My 25 year old self would surely scoff at the reasoned assessment I can now make of the film, as it was my biggest obsession of 1977.  I did drop acid for the first time and sit in the Ziegfeld as it magically crept on--but I'd seen it already, twice. So you can't chalk up my irrational fervor to chemical enhancement; it only cemented my passion. Aside from the elaborate studio sets, which seemed suddenly fresh in a cinematic era nearly devoid of artificiality, and the pleasure of seeing Liza in a film worthy of her talents, what most obssessed me was DeNiro. I was bowled over by Taxi Driver, so perhaps I was less inclined to see the distasteful aspects of his Jimmy Doyle by comparison with Travis Bickle. But this was also the peak years of my attraction to Jewish and Italian men--naturally enuf, my NY years. I hadn't any problem being gay, but I was getting a good deal of attention from women that year, and was wrestling with my own sense of manhood. I find it amusing now that my blueprint for masculine behavior would come from DeNiro's Jimmy Doyle--who even Scorcese later admitted is really an asshole. He's certainly not as charming as I once thought. But in 1977 he was what took my fancy.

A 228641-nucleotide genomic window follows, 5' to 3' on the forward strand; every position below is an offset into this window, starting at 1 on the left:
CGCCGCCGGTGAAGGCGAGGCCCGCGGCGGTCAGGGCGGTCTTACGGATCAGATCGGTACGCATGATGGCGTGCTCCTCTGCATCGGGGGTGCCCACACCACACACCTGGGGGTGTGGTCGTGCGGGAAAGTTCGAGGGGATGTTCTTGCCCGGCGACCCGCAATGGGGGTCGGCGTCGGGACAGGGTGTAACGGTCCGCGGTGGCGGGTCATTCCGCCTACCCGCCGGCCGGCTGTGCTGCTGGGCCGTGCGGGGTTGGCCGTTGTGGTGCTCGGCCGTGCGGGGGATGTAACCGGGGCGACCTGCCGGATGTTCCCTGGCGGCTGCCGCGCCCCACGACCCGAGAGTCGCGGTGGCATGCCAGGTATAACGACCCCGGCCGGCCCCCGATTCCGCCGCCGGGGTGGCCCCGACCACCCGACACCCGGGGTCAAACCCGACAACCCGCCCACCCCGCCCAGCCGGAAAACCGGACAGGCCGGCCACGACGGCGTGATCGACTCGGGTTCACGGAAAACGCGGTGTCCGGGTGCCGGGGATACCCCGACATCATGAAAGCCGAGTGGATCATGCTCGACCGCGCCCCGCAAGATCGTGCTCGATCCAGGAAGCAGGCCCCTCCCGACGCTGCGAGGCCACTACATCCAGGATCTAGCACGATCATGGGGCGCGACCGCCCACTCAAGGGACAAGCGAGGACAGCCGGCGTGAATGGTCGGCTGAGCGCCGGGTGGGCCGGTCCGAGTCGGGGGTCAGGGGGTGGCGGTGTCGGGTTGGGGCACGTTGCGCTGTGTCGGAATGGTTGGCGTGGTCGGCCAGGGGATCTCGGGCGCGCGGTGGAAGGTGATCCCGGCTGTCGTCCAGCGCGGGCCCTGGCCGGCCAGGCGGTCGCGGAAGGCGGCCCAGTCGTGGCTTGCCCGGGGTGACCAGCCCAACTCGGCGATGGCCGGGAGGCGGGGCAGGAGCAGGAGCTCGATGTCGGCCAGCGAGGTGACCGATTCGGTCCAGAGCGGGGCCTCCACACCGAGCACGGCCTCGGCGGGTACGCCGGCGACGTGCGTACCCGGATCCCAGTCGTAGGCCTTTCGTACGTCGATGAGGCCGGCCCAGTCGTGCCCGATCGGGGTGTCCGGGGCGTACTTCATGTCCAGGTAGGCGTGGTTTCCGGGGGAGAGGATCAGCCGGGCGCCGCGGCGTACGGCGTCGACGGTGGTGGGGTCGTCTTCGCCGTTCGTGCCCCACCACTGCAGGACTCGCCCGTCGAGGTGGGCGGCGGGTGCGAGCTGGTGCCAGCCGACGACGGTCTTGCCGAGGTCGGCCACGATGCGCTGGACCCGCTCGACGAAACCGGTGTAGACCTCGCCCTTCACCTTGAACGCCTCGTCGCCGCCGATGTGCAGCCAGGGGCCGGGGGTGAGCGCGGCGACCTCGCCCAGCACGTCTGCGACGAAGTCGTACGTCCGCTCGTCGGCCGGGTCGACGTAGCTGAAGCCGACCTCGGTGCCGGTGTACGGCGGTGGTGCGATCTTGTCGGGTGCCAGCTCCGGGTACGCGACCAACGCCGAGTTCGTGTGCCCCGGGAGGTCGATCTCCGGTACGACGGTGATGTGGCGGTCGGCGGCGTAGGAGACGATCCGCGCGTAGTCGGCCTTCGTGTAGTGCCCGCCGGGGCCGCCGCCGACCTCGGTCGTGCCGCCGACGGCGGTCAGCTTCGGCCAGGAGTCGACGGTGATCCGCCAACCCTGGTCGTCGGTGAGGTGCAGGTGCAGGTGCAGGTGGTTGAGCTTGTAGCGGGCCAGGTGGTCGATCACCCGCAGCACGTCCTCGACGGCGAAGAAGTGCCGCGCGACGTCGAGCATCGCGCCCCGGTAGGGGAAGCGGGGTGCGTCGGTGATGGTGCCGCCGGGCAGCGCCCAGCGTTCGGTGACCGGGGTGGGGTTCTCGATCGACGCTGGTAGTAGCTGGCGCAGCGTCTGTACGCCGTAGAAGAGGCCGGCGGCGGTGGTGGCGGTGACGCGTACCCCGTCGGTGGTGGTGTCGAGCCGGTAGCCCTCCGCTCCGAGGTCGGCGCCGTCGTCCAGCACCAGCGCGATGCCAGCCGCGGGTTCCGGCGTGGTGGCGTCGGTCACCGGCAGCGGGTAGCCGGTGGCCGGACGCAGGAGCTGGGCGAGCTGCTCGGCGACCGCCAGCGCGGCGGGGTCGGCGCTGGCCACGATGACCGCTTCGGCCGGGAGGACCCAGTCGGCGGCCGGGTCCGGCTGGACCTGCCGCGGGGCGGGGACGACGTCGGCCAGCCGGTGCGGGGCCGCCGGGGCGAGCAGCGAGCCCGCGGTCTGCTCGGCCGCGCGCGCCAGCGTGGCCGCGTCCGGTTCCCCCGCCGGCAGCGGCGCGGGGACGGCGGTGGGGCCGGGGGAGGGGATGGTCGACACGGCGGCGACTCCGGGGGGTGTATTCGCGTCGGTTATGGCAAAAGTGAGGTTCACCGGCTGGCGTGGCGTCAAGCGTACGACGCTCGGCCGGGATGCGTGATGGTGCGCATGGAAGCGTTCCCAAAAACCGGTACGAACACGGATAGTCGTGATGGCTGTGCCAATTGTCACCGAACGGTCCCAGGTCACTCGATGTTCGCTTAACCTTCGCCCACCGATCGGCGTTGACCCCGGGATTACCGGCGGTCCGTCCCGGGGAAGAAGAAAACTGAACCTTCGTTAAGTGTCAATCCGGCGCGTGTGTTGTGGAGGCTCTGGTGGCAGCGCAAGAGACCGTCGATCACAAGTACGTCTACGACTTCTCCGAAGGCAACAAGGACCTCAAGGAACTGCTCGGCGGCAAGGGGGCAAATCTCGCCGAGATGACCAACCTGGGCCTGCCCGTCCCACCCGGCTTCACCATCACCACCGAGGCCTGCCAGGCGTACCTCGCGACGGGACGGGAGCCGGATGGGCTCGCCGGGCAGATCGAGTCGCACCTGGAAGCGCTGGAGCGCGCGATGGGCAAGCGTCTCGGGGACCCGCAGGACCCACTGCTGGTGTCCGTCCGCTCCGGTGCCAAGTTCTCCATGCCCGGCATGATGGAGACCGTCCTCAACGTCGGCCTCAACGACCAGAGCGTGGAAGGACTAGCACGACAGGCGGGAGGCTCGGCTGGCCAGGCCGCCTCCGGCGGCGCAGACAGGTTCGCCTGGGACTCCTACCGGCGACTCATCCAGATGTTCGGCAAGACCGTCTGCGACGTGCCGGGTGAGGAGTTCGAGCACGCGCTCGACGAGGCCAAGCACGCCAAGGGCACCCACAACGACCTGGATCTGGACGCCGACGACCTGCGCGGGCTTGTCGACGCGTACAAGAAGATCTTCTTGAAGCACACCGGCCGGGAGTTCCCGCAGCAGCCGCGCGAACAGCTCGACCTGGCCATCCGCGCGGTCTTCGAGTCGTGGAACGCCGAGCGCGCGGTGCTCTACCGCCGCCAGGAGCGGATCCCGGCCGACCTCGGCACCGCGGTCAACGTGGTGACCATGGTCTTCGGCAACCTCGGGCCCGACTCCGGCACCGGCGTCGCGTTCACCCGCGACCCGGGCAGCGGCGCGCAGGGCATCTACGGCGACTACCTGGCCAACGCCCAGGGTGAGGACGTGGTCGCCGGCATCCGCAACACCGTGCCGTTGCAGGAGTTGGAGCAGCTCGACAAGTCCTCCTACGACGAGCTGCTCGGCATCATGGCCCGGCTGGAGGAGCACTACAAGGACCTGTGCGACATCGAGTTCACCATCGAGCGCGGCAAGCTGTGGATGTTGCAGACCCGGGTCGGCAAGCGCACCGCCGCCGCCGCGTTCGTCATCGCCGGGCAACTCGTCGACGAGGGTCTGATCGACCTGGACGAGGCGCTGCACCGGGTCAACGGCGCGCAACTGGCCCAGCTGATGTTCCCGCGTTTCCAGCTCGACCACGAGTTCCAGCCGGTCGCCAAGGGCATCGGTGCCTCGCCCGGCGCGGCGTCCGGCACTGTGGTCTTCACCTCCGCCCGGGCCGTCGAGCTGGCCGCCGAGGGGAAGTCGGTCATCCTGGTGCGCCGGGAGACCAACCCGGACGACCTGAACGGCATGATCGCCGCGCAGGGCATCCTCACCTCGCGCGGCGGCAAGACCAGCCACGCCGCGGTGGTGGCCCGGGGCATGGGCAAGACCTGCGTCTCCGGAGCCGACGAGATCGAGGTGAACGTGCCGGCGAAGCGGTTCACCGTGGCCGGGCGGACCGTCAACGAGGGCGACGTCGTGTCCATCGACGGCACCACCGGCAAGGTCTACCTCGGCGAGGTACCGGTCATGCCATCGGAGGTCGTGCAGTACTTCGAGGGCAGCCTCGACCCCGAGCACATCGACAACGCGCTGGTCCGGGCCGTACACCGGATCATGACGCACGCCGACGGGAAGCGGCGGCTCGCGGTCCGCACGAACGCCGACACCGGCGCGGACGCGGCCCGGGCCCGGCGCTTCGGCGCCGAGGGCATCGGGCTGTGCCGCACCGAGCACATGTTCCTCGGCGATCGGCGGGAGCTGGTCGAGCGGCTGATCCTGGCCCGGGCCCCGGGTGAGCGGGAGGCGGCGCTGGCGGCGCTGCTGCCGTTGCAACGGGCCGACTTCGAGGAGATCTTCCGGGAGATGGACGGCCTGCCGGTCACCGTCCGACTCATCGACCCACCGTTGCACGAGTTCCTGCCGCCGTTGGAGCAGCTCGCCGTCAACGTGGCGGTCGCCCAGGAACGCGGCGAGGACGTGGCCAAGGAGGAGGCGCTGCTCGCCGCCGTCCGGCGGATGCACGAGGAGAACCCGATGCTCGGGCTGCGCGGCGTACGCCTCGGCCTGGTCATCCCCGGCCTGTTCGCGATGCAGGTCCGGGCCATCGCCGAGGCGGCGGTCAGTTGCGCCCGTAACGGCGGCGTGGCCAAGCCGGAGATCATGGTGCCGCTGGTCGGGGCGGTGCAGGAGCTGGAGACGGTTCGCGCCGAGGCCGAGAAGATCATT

Back in January, dumped by my first boyfriend after only a month, and sick of suffering another freezing winter--this one in a drafty theater built in 1924--Bill & I decided to throw a party. We chose what proved to be the coldest night of winter--but apparently everyone was sick of the extended cold snap, and people trekked from as far away as Brooklyn to our two-room apartment, which filled wall-to-wall with at least 80 people, fulfilling my fantasy Breakfast at Tiffany's party without really trying. At the peak moment I pulled out the Mancini soundtrack (over which I've always been obsessed) and blasted "Something for Cat" and "Loose Caboose" the brassy party tracks while snaking my way thru the packed bodies, my Holly Golightly cigarette holder held aloft. The place was so crammed I'd meet people months later who told me they'd been there whom I'd never seen or even met. And again, not a single complaint from my neighbors tho this went late on into Sunday morning.